​Fans of Iris Yamashita’s entertaining murder mystery City Under One Roof, published this year and set in an isolated apartment building in Alaska, can soon soak up its sequel, Village in the Dark (Feb. 13). Anchorage detective Cara Kennedy is still consumed by the mysterious deaths of her husband and son, and begins to uncover disturbing clues that suggest foul play.​

The Hidden Life of Cecily Larson by Ellen Baker (Feb. 20) opens with the title character dropped at an orphanage at age 4 by her mother, at her new boyfriend’s insistence. Cecily then is sold to perform with a traveling circus. The story jumps to 2015, when Cecily is 94 and a DNA test reveals tragic secrets from her past, stunning her children and grandchildren and throwing everything they thought they knew about the family into question. The book has received some glowing early reviews.​​

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spinner image from left to right latinoland by marie arana then what have we here by billy dee williams then splinters by leslie jamison
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​In Single at Heart: The Power, Freedom, and Heart-Filling Joy of Single Life (Dec. 5), Bella DePaulo, 70, author of Psychology Today’s Living Single column, disputes the conventional wisdom that we all want to be coupled and touts myriad benefits of living alone, and by choice. With enough enthusiasm to make someone consider ditching his or her sweetheart, she includes advice on dealing with societal pressures to find a partner and how to savor and delight in your solitude.​ ​

Becoming Ella Fitzgerald: The Jazz Singer Who Transformed American Song by Judith Tick (Dec. 5) is a deeply researched biography about the legendary singer and band leader — “the First Lady of Song” (1917-1996). The book describes a shy young woman who first found success at an amateur night competition at the Apollo, then went on to a stellar career and acclaim for her stunning vocal talent and improvisational skills, while facing her share of challenges, including deep-seated sexism within the jazz world. (In May, Fitzgerald fans can look forward to Ella by Diane Richards, a novelization of the singer’s life.) ​

Two upcoming books are aimed at making us feel better about — or helping us put the brakes on — aging. One is from Michael Greger, M.D., 51, founder of and author of How Not to Die, who continues his series with another catchy (and overpromising) title: How Not to Age: The Scientific Approach to Getting Healthier As You Get Older (Dec. 5). He sets forth his premise that there are 11 pathways to aging in the human body, and they can be disrupted through dietary and lifestyle changes. ​

Another is Chip Conley’s Learning to Love Midlife: 12 Reasons Why Life Gets Better With Age (Jan. 16). Though midlife is usually followed by the word “crisis,” entrepreneur Conley, 63, says it can be a transformational, wonderful stage when, among other pluses, we can finally grow comfortable in our own skin and are able to let go of emotional baggage and the obligations that no longer serve us. ​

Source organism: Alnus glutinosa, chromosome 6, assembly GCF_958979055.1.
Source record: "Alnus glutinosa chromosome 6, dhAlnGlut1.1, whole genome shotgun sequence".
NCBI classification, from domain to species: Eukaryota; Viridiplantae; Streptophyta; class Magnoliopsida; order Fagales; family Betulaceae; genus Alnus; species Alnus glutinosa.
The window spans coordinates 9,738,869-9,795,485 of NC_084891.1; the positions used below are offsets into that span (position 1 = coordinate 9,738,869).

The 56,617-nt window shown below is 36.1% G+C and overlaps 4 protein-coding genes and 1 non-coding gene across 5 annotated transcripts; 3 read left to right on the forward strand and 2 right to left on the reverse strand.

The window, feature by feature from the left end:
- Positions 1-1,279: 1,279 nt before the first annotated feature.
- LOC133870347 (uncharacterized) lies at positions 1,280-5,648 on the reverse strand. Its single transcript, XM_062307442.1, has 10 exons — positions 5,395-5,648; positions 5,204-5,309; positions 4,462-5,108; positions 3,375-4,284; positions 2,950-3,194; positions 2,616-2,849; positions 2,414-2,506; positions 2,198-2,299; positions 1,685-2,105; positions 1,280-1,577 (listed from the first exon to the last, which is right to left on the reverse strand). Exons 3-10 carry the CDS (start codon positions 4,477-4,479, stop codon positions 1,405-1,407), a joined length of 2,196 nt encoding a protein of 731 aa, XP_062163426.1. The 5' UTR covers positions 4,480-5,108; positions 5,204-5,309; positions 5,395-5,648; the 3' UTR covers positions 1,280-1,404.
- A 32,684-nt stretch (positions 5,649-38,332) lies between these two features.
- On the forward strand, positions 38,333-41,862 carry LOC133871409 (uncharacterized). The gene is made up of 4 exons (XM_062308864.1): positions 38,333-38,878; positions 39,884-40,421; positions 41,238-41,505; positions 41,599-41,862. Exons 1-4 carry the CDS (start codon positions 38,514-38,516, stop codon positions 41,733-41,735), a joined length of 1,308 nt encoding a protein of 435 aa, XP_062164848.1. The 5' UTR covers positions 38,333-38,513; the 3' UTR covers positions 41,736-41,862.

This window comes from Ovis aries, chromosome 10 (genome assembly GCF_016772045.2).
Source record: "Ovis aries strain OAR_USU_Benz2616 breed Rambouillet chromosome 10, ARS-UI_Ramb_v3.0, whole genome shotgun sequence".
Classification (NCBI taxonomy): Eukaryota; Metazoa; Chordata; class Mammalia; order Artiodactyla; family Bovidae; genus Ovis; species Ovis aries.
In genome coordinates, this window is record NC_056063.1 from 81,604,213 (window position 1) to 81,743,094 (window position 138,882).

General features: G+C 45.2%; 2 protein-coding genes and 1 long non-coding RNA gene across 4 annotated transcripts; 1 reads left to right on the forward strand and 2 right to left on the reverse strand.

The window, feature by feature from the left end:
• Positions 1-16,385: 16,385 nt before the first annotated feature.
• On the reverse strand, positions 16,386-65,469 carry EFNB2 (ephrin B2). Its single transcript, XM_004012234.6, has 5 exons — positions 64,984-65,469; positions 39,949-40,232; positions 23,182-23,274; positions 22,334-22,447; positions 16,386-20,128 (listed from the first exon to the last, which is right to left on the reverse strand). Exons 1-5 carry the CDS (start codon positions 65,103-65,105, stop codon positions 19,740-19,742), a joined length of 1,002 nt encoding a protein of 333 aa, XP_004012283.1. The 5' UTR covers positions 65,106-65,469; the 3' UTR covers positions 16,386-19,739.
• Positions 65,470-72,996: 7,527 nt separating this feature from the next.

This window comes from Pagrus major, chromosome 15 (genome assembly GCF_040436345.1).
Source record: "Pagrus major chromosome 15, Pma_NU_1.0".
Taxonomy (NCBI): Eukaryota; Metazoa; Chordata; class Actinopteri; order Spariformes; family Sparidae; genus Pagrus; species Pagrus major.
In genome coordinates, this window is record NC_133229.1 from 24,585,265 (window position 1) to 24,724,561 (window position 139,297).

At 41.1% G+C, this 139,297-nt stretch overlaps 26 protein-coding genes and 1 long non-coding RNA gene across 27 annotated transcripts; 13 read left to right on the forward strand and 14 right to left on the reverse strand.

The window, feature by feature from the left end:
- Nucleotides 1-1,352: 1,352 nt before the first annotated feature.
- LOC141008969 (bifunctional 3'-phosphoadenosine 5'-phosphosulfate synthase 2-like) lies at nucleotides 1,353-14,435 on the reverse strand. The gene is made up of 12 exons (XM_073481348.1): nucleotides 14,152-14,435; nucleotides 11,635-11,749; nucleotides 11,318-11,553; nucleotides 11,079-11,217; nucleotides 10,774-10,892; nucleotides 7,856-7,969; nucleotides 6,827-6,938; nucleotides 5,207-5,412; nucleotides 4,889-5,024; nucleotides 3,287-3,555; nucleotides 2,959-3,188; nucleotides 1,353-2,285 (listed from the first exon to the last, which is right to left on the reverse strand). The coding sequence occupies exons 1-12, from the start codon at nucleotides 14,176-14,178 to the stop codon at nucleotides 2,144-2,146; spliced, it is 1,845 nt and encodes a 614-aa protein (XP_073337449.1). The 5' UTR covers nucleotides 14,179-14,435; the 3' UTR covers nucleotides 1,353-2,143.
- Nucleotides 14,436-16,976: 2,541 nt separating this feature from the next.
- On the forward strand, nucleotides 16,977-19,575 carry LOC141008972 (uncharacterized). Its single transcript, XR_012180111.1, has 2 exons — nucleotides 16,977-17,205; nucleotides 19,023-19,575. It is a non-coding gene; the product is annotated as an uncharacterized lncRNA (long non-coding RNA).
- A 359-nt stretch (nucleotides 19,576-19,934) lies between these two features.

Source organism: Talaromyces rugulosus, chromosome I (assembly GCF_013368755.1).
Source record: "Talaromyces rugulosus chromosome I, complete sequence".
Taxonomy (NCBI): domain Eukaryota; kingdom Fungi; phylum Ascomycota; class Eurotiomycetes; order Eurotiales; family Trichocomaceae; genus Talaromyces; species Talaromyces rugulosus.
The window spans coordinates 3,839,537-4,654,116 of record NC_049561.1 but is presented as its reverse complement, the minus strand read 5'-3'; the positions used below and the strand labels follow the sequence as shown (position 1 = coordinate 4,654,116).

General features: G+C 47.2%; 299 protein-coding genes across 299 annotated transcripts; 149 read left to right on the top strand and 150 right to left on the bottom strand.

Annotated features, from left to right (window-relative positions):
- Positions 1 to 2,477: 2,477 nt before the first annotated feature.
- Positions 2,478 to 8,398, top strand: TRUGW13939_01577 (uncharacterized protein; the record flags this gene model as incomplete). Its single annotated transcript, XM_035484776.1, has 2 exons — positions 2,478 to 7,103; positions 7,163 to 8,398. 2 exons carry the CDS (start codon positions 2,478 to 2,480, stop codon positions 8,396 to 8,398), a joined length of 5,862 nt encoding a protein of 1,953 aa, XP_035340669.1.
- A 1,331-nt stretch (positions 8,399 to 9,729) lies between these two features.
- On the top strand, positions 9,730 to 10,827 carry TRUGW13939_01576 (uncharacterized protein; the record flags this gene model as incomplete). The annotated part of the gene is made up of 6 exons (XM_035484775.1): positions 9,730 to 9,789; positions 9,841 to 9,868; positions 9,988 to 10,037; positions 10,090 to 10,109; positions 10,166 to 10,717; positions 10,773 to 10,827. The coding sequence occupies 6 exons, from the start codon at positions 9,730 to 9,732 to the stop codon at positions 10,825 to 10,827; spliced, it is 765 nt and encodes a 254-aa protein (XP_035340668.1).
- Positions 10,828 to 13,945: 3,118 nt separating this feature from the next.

In Dear Mom and Dad: A Letter About Family, Memory, and the America We Once Knew by Patti Davis (Feb. 6), the daughter of late President Ronald Reagan and first lady Nancy Reagan dives into her childhood and familial relationships, offering frank reflections on growing up with rather distant parents. Davis, 71, also includes warmer memories, particularly from after her father’s Alzheimer’s diagnosis, while acknowledging the profound impact their parenting has had on her life. “We try to separate ourselves from [our parents], compose an identity that has nothing to do with them, but that never works out very well,” she writes. “It’s like sawing off an arm and then trying to climb a rope.”​

The Bee Gees — Barry and the late Maurice and Robin Gibb — had wild success with pop hits including “Stayin’ Alive” and “More Than a Woman,” yet never received the respect they deserved. So argues British author and musician Bob Stanley in The Story of the Bee Gees: Children of the World (Feb. 6), his biography of and passionate homage to this “deeply odd, and quite wonderful” band of brothers. ​​

Among the few celebrity memoirs out this winter (compared with the onslaught we saw in the fall) is What Have We Here? Portraits of a Life by Billy Dee Williams (Feb. 13), the 86-year-old actor known for playing Lando Calrissian in the Star Wars movies, as well as his roles in Brian’s Song (1971), Lady Sings the Blues (1972) and on Broadway. ​

Leslie Jamison’s moving 2018 memoir, The Recovering: Intoxication and Its Aftermath, was the story of her sometimes torturous battle with addiction and fight to maintain sobriety. An intense, brilliant writer, Jamison, 40, next offers Splinters: Another Kind of Love Story (Feb. 20), detailing the end of her marriage and a different sort of recovery effort. ​

And in Latinoland: A Portrait of America’s Largest and Least Understood Minority by Marie Arana (Feb. 20), the 74-year-old Peruvian-born author offers a nuanced look at Latinos, who make up 20 percent of the U.S. population. It’s part history, part autobiography and part cultural commentary — or, as she puts it, “a sweeping personal portrait of our cohort in this country.”​​